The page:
Comp 112

Lecture 14

Classes and Objects

2017.12.05

Drawing a dot

Suppose that we want turtle to draw a dot at a given point.

import turtle
turtle.tracer(0,0)    #  don't render to screen unless instructed 
turtle.hideturtle ()

dot_size = 10

def dot_at (x , y) :
    turtle.clear ()
    turtle.penup ()
    turtle.goto (x , y)
    turtle.dot (dot_size)
    turtle.update ()    #  render to the screen

Drawing a dot at a given point

We can give the dot an initial location:

dot_x  =  0
dot_y  =  0

And write a function to draw the dot at the given location:

def draw_dot () :
    dot_at (dot_x , dot_y)

Moving the dot: first attempt

Now let’s try to add an event handler to try to move the dot.

def move_right () :
    dot_x += 10

def right_event () :
    move_right ()
    draw_dot ()

turtle.onkeypress (right_event , 'Right')
turtle.listen ()  #  activates event handlers

This won’t work because dot_x is a global variable, so we can’t reassign it from within a function (without some trickery).

Classes as dictionaries

One solution is to introduce a new type, known as a class.

class Point :
    pass  #  our new class has no attributes yet

We can make a new value, called an object, of this type like this:

my_point = Point ()

An object acts as a dictionary, or variable table where we can store information:

# initialize our point:
my_point.x = 0
my_point.y = 0

Like dictionaries and variable tables, objects are mutable: their state can change over time.

Writing an interface for Points:

Instead of manipulating the state of a Point directly, we can write an interface for it:

def set_x (point , x_coord) :
    # signature: Point , int -> NoneType
    point.x = x_coord

def set_y (point , y_coord) :
    # signature: Point , int -> NoneType
    point.y = y_coord

def get_x (point) :
    # signature: Point -> int
    return point.x

def get_y (point) :
    # signature: Point -> int
    return point.y

def move_right (point) :
    # signature: Point -> NoneType
    point.x += 10

Interfaces are useful so that the user doesn’t need to care about how an object’s state is represented internally.

Moving the dot: second attempt

Now we can use the Point object, my_point to fix our event handlers for moving the dot:

def draw_dot (point) :
    # signature:  Point -> NoneType
    dot_at (get_x (point) , get_y (point))

def right_event () :
    move_right (my_point)
    draw_dot (my_point)

turtle.onkeypress (right_event , 'Right')
turtle.listen ()  #  activates event handlers 

Moving the Interface into the Class

Recall that we can use the convenient method syntax for functions that act on many types.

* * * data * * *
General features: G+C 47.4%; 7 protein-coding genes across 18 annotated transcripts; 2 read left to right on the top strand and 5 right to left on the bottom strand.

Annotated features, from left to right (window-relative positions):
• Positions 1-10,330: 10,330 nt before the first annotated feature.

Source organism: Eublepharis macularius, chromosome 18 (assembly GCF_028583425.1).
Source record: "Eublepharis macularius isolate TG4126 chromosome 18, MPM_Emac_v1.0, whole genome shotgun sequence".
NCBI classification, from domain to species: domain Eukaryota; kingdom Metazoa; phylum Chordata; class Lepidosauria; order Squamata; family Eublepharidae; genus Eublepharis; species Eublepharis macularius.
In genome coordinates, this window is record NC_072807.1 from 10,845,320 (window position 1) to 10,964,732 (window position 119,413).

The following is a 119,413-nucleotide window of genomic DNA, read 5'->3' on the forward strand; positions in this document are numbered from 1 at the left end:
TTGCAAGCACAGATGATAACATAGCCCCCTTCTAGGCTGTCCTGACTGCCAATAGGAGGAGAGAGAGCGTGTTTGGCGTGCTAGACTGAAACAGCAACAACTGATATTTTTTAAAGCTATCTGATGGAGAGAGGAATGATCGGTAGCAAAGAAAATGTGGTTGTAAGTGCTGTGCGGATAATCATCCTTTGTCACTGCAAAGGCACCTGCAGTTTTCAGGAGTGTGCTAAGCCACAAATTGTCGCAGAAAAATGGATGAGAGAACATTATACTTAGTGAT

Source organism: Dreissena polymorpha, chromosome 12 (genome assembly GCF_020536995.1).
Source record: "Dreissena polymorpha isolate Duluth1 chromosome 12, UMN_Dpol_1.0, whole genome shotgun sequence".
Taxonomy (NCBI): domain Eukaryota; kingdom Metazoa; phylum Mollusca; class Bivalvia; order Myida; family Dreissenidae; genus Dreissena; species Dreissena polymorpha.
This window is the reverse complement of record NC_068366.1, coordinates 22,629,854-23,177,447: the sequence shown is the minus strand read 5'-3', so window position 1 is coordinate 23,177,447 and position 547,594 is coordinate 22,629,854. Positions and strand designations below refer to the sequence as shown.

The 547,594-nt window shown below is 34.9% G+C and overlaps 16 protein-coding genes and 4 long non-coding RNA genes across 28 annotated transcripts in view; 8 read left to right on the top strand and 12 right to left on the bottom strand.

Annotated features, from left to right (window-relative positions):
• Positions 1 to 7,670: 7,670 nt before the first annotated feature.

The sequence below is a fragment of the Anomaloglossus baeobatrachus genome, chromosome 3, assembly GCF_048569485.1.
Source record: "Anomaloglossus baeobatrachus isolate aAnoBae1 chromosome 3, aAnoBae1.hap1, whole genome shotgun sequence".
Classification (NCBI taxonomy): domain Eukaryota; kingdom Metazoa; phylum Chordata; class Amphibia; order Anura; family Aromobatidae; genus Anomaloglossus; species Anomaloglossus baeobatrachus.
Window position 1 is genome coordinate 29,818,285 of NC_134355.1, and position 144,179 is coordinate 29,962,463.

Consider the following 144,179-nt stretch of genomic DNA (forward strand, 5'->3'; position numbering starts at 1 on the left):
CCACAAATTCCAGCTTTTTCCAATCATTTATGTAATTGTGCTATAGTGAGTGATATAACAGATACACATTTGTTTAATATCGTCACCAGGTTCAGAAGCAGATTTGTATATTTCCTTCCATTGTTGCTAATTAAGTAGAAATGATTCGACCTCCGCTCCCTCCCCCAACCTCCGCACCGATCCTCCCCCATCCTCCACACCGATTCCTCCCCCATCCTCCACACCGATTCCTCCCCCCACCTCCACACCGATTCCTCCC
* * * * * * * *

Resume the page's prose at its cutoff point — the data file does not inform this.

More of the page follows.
Unfortunately, this will not work for the Point type (yet).

We can fix this by making the interface functions part of the class:

class Point :
    
    def set_x (point , x_coord) :
        point.x = x_coord

    def set_y (point , y_coord) :
        point.y = y_coord

    def get_x (point) :
        return point.x

    def get_y (point) :
        return point.y

    def move_right (point) :
        point.x += 10

Then we can call them in either function or method form:

my_point = Point ()
Point.set_x (my_point , 0)  #  ordinary function syntax
my_point.set_y (0)          #  method syntax

Initializing the state of new objects

It’s annoying that before we can use a Point object, we have to manually initialize it by calling set_x and set_y.

We can make this initialization step automatic be defining a constructor method.

A constructor is a method with the special name “__init__” (underscore, underscore, “init”, underscore, underscore).

The constructor automatically gets called whenever you create a new object of the class.

class Point :
    
    def __init__ (point , init_x , init_y) :
        point.x = init_x
        point.y = init_y
    
    def set_x (point , x_coord) :
        point.x = x_coord

    def set_y (point , y_coord) :
        point.y = y_coord

    def get_x (point) :
        return point.x

    def get_y (point) :
        return point.y

    def move_right (point) :
        point.x += 10

Putting it all together

We can streamline our dot-moving program now:

# use the constructor to create a new Point object:
my_point = Point (0 , 0)

def draw_dot (point) :
    # use interface methods to access the point's state:
    dot_at (point.get_x () , point.get_y ())

def right_event () :
    # use an interface method to update the point's state:
    my_point.move_right ()
    draw_dot (my_point)

# set up an event listener:
turtle.onkeypress (right_event , 'Right')
turtle.listen ()  #  activates event handlers

Exercises:

To Do This Week: